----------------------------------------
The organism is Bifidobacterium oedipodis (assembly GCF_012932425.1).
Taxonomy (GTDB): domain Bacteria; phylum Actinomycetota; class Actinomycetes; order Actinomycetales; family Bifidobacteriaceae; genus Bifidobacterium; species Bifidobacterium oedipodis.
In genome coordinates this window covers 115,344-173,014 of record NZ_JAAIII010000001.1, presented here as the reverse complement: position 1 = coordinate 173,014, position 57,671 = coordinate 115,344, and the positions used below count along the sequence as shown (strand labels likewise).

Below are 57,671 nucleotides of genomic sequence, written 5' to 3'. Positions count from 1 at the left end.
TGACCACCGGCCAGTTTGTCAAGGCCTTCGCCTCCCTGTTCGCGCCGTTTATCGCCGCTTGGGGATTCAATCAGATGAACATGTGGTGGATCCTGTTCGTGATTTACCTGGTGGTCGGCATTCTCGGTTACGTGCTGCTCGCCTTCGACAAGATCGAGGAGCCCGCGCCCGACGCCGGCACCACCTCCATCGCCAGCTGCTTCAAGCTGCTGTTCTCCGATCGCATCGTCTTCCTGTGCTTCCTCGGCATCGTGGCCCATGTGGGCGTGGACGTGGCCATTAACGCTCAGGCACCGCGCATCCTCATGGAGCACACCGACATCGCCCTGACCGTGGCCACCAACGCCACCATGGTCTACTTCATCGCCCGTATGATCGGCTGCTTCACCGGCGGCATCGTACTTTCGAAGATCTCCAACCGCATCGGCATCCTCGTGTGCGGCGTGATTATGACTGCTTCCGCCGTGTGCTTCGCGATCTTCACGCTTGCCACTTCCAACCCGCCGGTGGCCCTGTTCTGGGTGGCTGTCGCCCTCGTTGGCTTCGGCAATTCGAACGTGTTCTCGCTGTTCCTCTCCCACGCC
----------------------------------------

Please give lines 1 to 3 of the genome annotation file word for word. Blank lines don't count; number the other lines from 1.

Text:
The organism is Bifidobacterium oedipodis (assembly GCF_012932425.1).
Taxonomy (GTDB): domain Bacteria; phylum Actinomycetota; class Actinomycetes; order Actinomycetales; family Bifidobacteriaceae; genus Bifidobacterium; species Bifidobacterium oedipodis.
In genome coordinates this window covers 115,344-173,014 of record NZ_JAAIII010000001.1, presented here as the reverse complement: position 1 = coordinate 173,014, position 57,671 = coordinate 115,344, and the positions used below count along the sequence as shown (strand labels likewise).